Making that album was a 7-year long process. It was a first ever comic book soundtrack. I made the slideshow of my favorite Italian comic book, full length 22 minutes video, and composed a soundtrack in prog-rock/jazz-fusion style. Some amazing musicians played on that record, including a well-known guitarist David Maxim Micic. Besides the album, we performed it live in a multimedia concert, synchronized with the comic book on the big movie screen. This was never done before! What I’ve learned working on “Spy Story” is how to express my emotions musically in a better way, and how to use orchestra sounds to add cinematic drama. So even when I don’t use visual media as a composing inspiration, I can now picture everything in my head, and use that as an inspiration for writing music. And so, I used that on my new release “Uncertain Times”.

Your band Gis Maj Es are certainly much-loved. Do you miss being in the band or are you enjoying the recent solo artist journey?

The name “Gis Maj Es” ( gis mai æs ) is a game of words. It’s actually a chord “G#maj7 Eb”, but pronounced in many European languages sounds a lot like a particular disrespectful phrase in English. For releasing music internationally, we wanted to change the name, but our European fans just loved it, and it stayed for good.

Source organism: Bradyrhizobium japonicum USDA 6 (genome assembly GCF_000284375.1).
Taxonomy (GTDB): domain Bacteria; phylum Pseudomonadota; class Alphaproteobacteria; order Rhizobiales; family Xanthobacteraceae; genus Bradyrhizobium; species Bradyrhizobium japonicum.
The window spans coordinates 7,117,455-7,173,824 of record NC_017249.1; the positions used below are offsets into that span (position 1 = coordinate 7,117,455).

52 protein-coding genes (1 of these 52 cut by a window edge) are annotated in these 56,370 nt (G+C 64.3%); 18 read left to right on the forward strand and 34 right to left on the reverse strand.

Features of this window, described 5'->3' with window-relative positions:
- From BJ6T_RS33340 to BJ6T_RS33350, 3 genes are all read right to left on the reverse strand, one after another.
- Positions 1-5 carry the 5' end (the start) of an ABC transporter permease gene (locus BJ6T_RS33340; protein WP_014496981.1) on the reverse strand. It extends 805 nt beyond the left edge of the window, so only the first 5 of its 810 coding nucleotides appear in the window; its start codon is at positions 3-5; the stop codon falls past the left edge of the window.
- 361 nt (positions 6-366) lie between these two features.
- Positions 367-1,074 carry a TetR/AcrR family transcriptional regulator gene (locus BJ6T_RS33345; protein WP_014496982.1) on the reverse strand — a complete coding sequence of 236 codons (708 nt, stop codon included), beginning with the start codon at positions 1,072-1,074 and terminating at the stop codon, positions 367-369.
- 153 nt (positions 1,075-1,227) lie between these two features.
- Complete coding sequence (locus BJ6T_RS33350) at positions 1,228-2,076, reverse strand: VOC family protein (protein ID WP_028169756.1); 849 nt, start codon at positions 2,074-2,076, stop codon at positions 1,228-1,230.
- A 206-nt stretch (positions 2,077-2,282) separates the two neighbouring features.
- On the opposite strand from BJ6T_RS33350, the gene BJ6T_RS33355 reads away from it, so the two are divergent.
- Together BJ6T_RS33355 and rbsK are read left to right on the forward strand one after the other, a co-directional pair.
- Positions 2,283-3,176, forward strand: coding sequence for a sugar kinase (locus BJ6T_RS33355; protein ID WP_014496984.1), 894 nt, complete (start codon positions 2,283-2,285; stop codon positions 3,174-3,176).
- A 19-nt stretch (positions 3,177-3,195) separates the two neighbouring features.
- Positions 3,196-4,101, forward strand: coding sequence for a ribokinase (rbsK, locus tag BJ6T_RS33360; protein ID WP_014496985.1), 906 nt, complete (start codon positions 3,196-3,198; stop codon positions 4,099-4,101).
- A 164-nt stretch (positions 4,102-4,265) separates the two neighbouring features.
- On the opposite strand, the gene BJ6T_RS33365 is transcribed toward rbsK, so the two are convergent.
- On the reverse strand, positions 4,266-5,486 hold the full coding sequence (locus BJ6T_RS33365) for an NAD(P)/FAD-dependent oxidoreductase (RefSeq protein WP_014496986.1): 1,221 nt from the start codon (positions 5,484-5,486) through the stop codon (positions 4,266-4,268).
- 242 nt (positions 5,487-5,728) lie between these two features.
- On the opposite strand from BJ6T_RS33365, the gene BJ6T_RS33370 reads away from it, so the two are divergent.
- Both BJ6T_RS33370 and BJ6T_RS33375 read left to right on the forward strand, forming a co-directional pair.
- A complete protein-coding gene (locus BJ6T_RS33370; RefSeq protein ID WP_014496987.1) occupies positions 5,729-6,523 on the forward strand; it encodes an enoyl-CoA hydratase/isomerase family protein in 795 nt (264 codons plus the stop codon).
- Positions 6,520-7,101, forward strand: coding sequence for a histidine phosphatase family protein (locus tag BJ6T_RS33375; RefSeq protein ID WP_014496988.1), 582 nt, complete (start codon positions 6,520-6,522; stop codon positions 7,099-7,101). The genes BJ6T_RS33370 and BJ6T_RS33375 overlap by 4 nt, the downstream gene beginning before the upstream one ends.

“Gis Maj Es” is the most special band to me! We paused a few years because our guitarist Dragan Heinrich went to finish a Berklee school of music. But very soon we will continue working, and our new single will be also released this year. Besides that, other two members (Mladen and Bane) work with me on my solo project, so that compensates a little. We’ve done some amazing stuff together, playing from 2008, releasing two albums and several singles, and performing in some of the biggest concert halls.

Lastly, what excites you most about the progress you have made and where is one venue in the world you’d like to play at?

Although I played in a lot of big and beautiful venues, at the end it’s about the people who come to your show and the love you are sharing. If there’s one venue where I personally wish I played, it’s the Wembley stadium, mostly because of the Queen’s famous concert in 1986. For me that is something to achieve, one of the jewels in the crown!
Artist doesn’t choose to create; the creation chooses him. It’s from God, universal force, whatever you wish to call it. As I said earlier, the initial spark is the creation itself and this unexplainable feeling we feel at that moment is our main reason to continue creating. And the very second thing is sharing it with the people. Regardless the fact that composing is a solitude profession, the people are social beings. So, when you discover or create something remarkable, you want to share it with the others. The best thing about career progress is that you are able to share this work with more people, and as a feedback get their responses. I’ve got a lot of Youtube comments, the stories of how my music affected the lives of people from the other side of the planet. That really means a lot. And that’s another reason to record and promote your work.

Listen up on Spotify.

Interview by Llewelyn Screen